BLACK & TAN BLACK & TAN IS THE MOST DOMINANT GENE, AND THIS MATING WILL PREDOMINANTLY PRODUCE BLACK AND TAN PUPPIES, ALTHOUGH RUBIES, TRICOLOURS AND BLENHEIMS ARE ALSO POSSIBLE. BLACK & TAN IS THE MOST DOMINANT GENE, AND THIS MATING WILL PREDOMINANTLY PRODUCE BLACK AND TAN PUPPIES, ALTHOUGH RUBIES, TRICOLOURS AND BLENHEIMS ARE ALSO POSSIBLE. BLACK & TAN IS THE MOST DOMINANT GENE, AND THIS MATING WILL NORMALLY PRODUCE BLACK AND TAN PUPPIES ALTHOUGH RUBY PUPPIES ARE A POSSIBILITY THIS MATING CAN PRODUCE ALL BLACK AND TANS, BEING THE DOMINANT GENE, OR A MIX OF BLACK & TANS AND RUBIES
RUBY THIS MATING, BETWEEN THE TWO WEAKEST GENES, CAN ONLY PRODUCE BLENHEIM AND RUBY PUPPIES – WHICH WILL GET PALER IN SUCCESSIVE GENERATIONS UNLESS A TRICOLOUR OR BLACK AND TAN IS INTRODUCED FROM TIME TO TIME TRICOLOUR IS THE DOMINANT GENE OVER RUBY, AND THIS MATING WILL PREDOMINANTLY PRODUCE TRICOLOUR PUPPIES, ALTHOUGH RUBIES, BLACK AND TANS AND BLENHEIMS ARE POSSIBLE. THIS MATING CAN PRODUCE ALL BLACK AND TANS, BEING THE DOMINANT GENE, OR A MIX OF BLACK & TANS AND RUBIES THIS IS THE WEAKEST GENE OF THE WHOLE COLOURS AND THIS MATING WILL ALWAYS PRODUCE RUBY PUPPIES – WHICH WILL GET PALER IN SUCCESSIVE GENERATIONS UNLESS A BLACK AND TAN IS INTRODUCED FROM TIME TO TIME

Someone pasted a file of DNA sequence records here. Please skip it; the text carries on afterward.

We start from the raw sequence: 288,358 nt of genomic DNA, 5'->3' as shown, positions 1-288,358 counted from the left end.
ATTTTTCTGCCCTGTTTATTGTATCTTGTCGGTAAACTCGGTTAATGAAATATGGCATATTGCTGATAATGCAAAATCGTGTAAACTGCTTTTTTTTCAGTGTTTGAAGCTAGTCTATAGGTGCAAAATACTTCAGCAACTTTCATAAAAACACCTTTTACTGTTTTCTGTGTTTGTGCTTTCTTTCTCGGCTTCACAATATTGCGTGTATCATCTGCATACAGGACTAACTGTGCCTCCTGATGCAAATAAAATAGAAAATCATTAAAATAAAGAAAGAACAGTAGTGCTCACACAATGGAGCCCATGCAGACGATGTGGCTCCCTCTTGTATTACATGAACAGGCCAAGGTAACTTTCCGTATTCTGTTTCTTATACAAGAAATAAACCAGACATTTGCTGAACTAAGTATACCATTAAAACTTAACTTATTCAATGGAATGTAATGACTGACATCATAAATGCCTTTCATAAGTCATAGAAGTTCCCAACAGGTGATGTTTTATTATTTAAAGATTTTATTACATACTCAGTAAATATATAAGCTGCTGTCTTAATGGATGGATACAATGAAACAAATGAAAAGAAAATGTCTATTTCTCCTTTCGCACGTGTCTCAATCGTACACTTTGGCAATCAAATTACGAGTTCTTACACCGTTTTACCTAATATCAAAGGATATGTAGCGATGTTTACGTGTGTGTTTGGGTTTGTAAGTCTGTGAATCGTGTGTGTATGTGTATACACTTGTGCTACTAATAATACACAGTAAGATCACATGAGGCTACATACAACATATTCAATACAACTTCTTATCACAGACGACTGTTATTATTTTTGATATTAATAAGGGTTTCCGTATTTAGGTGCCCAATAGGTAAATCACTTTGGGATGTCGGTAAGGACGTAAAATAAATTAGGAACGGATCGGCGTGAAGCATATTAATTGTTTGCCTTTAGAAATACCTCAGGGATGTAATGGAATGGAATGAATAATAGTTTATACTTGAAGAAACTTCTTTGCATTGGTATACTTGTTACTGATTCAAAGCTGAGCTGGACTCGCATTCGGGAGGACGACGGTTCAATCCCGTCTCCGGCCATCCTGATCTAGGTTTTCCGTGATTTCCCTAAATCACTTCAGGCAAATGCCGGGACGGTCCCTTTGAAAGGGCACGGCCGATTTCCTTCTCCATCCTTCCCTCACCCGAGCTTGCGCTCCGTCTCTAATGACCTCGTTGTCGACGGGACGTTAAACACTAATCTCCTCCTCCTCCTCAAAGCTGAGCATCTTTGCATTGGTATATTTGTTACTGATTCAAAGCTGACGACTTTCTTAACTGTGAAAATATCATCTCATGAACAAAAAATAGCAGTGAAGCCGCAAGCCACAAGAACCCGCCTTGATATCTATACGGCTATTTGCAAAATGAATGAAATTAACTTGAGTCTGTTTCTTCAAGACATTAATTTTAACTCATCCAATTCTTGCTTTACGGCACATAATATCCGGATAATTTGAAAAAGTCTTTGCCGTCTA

Good breeding practice is based on

selectively breeding into reputable bloodlines

which are, as far as possible, free from disease and defects.

 

In-breeding is not desirable, or necessary these days, as there is a wide gene-pool to choose from, but in the early days in-breeding was practiced as there were so few pedigree cavaliers available.  If this practise had not been carried out, the development of the Cavalier would have taken much longer.

Old wives tales like “having a litter will cure False pregnancies” and “a litter is good for the bitch and prevents pyrometra” are totally false.  As responsible breeders, we only breed once each year, from the bitch’s second or third season, up to 5 years old, and then our bitches are spayed.  Spaying is the only reliable way of stopping false pregnancies and curing pyrometra.